Wakefield Poole is widely acknowledged as “the godfather of gay porn.” His 1971 film Boys in the Sand was the first explicit gay film to be advertised in the New York Times and was a knockout success. But while Boys was fun in the daytime sun, Poole’s next film, Bijou, is a visually breathtaking nighttime odyssey, comparable to the psychedelic strangeness of Behind the Green Door, or the works of David Lynch in its innovative visual style, otherworldly set-pieces, melting colours and shadowy logic. It centers on a straight construction worker who finds a ticket to a secret club named Bijou, where sexual fantasies are made realities – evoking the experience of tumbling down the rabbit hole into a Wonderland of erotic male desire. Star Bill Harrison became an instant gay celebrity and Bijou rode the wave of early 1970’s porno chic to become an enormous crossover success.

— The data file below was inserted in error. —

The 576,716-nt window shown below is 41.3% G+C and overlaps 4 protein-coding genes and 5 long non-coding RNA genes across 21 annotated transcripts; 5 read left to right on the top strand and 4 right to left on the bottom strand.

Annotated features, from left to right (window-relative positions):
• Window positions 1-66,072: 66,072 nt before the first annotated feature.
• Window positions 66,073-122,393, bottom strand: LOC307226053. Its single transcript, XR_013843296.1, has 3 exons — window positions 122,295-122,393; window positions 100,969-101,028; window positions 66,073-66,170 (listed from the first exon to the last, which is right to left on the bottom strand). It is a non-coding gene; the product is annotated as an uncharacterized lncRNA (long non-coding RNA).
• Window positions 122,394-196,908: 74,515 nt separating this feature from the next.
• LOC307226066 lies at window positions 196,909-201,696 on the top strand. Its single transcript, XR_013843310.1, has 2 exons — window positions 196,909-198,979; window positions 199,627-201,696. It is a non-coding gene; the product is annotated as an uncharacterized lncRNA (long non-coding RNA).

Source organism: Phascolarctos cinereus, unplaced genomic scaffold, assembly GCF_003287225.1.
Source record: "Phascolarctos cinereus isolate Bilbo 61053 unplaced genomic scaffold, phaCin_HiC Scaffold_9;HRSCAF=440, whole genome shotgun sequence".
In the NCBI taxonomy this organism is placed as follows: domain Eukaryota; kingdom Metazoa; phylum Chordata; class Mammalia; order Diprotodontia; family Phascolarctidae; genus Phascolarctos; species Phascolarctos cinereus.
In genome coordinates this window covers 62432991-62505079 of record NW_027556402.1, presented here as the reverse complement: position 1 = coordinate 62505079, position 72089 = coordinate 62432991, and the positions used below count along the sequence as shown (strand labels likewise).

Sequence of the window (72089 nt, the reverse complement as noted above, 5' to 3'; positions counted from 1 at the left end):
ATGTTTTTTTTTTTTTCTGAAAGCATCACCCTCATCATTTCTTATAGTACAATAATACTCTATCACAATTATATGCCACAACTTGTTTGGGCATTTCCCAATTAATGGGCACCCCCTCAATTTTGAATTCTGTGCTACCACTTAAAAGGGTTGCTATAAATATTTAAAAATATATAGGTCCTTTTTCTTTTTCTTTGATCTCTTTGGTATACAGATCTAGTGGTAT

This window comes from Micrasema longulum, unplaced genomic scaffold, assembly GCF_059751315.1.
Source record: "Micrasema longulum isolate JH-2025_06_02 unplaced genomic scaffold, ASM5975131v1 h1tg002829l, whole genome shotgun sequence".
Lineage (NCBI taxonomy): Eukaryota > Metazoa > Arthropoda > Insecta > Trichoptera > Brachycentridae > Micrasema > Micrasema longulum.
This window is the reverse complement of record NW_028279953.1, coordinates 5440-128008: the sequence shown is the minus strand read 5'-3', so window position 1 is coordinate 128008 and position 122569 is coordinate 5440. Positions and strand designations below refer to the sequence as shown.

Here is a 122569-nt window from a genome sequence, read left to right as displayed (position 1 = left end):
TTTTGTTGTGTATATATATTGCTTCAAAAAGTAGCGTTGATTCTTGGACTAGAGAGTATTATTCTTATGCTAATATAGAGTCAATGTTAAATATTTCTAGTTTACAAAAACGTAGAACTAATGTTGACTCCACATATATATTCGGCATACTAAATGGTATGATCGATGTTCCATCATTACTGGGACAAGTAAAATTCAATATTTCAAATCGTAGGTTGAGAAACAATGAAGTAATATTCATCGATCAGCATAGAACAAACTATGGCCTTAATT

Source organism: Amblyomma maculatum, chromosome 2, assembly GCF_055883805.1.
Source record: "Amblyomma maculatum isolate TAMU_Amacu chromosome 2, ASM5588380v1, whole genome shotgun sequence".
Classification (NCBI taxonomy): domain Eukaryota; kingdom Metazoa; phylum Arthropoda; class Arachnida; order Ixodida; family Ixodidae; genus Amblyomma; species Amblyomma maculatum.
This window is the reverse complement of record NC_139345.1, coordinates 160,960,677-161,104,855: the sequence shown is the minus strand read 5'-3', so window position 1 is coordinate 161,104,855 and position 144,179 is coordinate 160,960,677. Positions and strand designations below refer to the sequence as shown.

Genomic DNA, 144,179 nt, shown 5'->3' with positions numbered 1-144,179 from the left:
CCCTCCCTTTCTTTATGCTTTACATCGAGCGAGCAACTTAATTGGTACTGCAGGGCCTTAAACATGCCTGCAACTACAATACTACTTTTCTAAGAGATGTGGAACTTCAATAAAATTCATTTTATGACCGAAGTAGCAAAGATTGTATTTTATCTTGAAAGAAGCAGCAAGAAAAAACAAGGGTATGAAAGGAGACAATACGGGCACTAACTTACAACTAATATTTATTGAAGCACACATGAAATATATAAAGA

Previously only available in muddy, shoddy transfers made from defective 16mm negatives, Bijou has recently been beautifully remastered by Gorilla Factory Productions, but due to contractual issues cannot be sold commercially. Instead, Wakefield Poole has given his permission to use the film as a way to help filmmaker Jim Tushinski raise funds to complete the documentary Dirty Poole, about the filmmaker. Tushinski, who directed and produced That Man: Peter Berlin with co-producer Lawrence Helman, is also remastering a number of Poole’s other films in conjunction with the Dirty Poole project, including Boys in the Sand (1971), the controversial uncut version of Moving (1974), and the rarely seen Wakefield Poole's Bible (1973). Blue Sunshine is grateful to Jim Tushinski for supplying us with a stunning remastered copy of this breakthrough film, as a rare chance for an audience to witness Bijou in all its trippy, 1970’s glory.